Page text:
NEW YORK (TheStreet) -- Stocks erased an earlier rally by mid-morning Monday, dipping into the red as investors digested a range of data from the ISM Manufacturing Index to U.S. personal income.
The S&P 500 was down 0.15%, the Dow Jones Industrial Average fell 0.09%, and the Nasdaq slid 0.33%.
The ISM Manufacturing Index increased to 52.8 in May from 51.5 in April, above estimates of 51.8. That marked its highest level since February. Separately, construction spending increased 2.2% compared to an expected 0.7% gain.
"This was a very strong ISM manufacturing sector report, and it comes at a time when doubts about the rebound in economic growth momentum are beginning to surface," said Millan Mulraine, U.S. strategist at TD Securities. "For the [Federal Reserve], this report should do little to change the dynamics at the next meeting later this month, and we continue to see September as the earliest possible time for the Fed to get the necessary confirmation in the recovery to justify raising rates."
Boston Fed President Eric Rosengren isn't so confident in a rate hike sooner than later. Sluggish growth since winter means the conditions for a rate hike have not been met, he said in a speech on Monday. Rosengren is a non-voting central bank member this year.
"The data were not just weak during the worst of winter; they were also weak before the storms and have been weaker than expected ever since," Rosengren told a business group in Hartford, Conn. "This, in my view, makes a compelling argument for continued patience in monetary policy."
U.S. personal income in April increased 0.4% after a flat reading a month earlier. Economists had expected the measure to tick up 0.3%. Personal spending remained flat, as expected, after a revised 0.5% increase in March.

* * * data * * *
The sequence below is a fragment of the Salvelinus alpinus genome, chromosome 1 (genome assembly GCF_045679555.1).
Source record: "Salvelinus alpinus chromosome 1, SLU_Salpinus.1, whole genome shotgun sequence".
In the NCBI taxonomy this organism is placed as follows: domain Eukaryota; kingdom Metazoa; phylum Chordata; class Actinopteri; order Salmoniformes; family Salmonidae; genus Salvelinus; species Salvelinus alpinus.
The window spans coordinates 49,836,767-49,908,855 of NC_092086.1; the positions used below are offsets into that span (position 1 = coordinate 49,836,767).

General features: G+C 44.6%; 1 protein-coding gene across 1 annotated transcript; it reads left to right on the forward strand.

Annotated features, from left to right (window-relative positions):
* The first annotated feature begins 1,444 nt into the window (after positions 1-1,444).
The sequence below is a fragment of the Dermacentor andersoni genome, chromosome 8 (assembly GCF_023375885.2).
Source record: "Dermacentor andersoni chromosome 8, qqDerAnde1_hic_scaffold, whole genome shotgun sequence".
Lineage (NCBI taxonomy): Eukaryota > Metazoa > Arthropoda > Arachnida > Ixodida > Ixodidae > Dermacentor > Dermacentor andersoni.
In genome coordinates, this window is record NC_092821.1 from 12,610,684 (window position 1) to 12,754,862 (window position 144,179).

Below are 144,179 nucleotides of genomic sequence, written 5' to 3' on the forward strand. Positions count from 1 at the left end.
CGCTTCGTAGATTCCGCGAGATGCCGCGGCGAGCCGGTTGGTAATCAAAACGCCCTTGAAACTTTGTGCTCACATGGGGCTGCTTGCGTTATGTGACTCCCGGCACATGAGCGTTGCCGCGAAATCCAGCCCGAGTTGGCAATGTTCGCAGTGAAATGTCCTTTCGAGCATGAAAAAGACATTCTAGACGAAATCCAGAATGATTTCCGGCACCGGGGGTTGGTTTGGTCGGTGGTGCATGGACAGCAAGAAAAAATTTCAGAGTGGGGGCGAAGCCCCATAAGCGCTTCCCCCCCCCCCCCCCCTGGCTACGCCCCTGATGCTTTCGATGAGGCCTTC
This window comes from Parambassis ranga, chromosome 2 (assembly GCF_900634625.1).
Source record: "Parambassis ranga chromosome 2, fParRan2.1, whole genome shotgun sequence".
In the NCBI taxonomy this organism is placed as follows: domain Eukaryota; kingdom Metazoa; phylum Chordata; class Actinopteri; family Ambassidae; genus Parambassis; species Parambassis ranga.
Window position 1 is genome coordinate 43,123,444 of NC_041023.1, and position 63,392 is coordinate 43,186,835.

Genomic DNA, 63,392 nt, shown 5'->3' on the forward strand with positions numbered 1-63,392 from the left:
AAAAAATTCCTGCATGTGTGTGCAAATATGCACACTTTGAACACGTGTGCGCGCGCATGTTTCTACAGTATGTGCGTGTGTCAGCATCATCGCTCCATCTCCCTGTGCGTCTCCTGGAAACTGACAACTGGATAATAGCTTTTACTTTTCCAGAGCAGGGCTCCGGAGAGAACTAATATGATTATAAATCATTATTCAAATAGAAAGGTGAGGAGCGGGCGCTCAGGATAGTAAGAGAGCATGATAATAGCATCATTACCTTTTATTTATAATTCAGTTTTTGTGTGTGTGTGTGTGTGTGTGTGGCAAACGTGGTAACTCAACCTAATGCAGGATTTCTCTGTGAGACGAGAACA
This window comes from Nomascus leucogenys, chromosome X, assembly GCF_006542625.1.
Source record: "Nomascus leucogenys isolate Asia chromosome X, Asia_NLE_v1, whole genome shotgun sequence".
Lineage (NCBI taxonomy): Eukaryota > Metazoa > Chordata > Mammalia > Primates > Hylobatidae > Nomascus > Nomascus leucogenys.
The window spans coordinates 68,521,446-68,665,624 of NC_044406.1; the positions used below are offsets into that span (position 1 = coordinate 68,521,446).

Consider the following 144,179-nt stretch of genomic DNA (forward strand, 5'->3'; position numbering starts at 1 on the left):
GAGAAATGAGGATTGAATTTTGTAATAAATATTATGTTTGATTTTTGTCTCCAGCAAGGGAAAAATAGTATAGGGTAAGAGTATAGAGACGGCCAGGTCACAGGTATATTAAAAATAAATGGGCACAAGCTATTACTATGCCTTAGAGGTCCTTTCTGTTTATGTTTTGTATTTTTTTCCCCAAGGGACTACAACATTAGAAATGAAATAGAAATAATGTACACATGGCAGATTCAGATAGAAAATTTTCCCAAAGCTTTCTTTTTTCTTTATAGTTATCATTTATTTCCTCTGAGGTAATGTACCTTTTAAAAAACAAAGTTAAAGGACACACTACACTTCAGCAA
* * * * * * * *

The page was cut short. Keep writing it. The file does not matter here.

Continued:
"The April income and spending figures are another reminder that even though their incomes are rising at a healthy pace, households are still reluctant to boost spending more freely," said Paul Ashworth, chief U.S. economist at Capital Economics.
The focus this week will be on economic data, culminating in Friday's closely watched jobs numbers. Economists hope to see continued strength in the labor market, proof that March's disappointing number was an aberration in a weak first quarter.
Expectations are for the U.S. to have added 210,000 jobs in May with the unemployment rate remaining unchanged at 5.4%. Hourly earnings are forecast to increase 0.2% month on month.
Aside from Friday's jobs report, April factory orders will be released Tuesday, and the trade balance for April will be released Wednesday. The Fed's Beige Book, an anecdotal report of the 12 Federal Reserve districts, will be released on Wednesday afternoon.
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